Bitcoins are still a relatively new currency, which, unlike conventional currencies, consists only of bits and bytes. However, what may be the cause of some concerns can be exacerbated by complicated encryption techniques, since bitcoins are counterfeit-proof. Developed via a decentralized network, each participant even has the opportunity to contribute his own part to the growth of this currency, because Bitcoin also lives by its participants, ie those who pay with it and accept payments with bitcoins.
Compared to normal currencies and especially their transactions, Bitcoin has several advantages. The handling of Bitcoins is very simple: a payment process can be done as fast as sending an e-mail. In addition, the system offers its users a high degree of anonymity, since individual payment transactions do not allow any conclusions to be drawn about their initiators.
There is also no instance at Bitcoin that could monitor this because the currency works completely decentralized. Neither banks nor other credit institutions have any influence on who, where, where, how many bitcoins to where. This results in a further advantage: the fees for a transaction are many times lower than for example in the case of normal transfers. And bitcoins are not only cheaper but also much faster. While a normal bank transfer can take up to three days (although there is not even a weekend in between), bitcoins are reached within a few hours at the desired destination.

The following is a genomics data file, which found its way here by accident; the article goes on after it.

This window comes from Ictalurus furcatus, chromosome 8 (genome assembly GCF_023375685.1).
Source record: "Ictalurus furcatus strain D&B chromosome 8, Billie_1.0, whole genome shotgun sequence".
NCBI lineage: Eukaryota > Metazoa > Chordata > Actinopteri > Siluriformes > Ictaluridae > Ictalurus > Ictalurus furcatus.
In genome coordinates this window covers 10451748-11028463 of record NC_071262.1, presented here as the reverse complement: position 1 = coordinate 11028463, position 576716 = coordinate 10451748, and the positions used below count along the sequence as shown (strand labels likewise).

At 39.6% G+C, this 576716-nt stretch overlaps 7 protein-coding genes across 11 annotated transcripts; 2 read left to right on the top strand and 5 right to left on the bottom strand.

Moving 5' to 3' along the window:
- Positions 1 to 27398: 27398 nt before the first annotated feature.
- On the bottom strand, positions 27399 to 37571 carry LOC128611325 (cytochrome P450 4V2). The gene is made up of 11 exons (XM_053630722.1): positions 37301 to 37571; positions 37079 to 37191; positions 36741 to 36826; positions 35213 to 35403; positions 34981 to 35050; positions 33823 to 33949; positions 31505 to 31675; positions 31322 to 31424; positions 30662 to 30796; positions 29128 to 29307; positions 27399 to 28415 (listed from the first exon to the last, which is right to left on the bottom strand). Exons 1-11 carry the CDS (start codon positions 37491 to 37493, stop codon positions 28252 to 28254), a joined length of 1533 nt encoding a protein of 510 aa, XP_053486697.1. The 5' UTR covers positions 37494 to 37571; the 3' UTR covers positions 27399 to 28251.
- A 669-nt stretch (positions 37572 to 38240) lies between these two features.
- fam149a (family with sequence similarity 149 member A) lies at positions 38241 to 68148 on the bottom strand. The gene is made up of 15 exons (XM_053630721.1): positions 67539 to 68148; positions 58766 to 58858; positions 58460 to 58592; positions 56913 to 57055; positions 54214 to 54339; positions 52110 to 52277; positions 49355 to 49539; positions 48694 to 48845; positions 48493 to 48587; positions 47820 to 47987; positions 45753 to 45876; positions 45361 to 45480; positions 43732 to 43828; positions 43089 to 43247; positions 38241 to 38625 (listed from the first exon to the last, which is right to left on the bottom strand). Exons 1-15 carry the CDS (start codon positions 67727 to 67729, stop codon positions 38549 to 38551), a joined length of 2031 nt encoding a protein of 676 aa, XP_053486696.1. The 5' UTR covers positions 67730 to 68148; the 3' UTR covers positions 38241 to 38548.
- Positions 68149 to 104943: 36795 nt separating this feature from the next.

Bitcoin was launched in 2009 as an open source project by Satoshi Nakamoto. Little is known about this spiritual father of the currency. Since then the Bitcoin community grows and grows rapidly on the Internet. And with it, the number of bitcoins in circulation also increases. At this point, however, there is a special feature of the system: the number of Bitcoins has been limited to 21 million. Once this number is reached, no new bit coins are generated.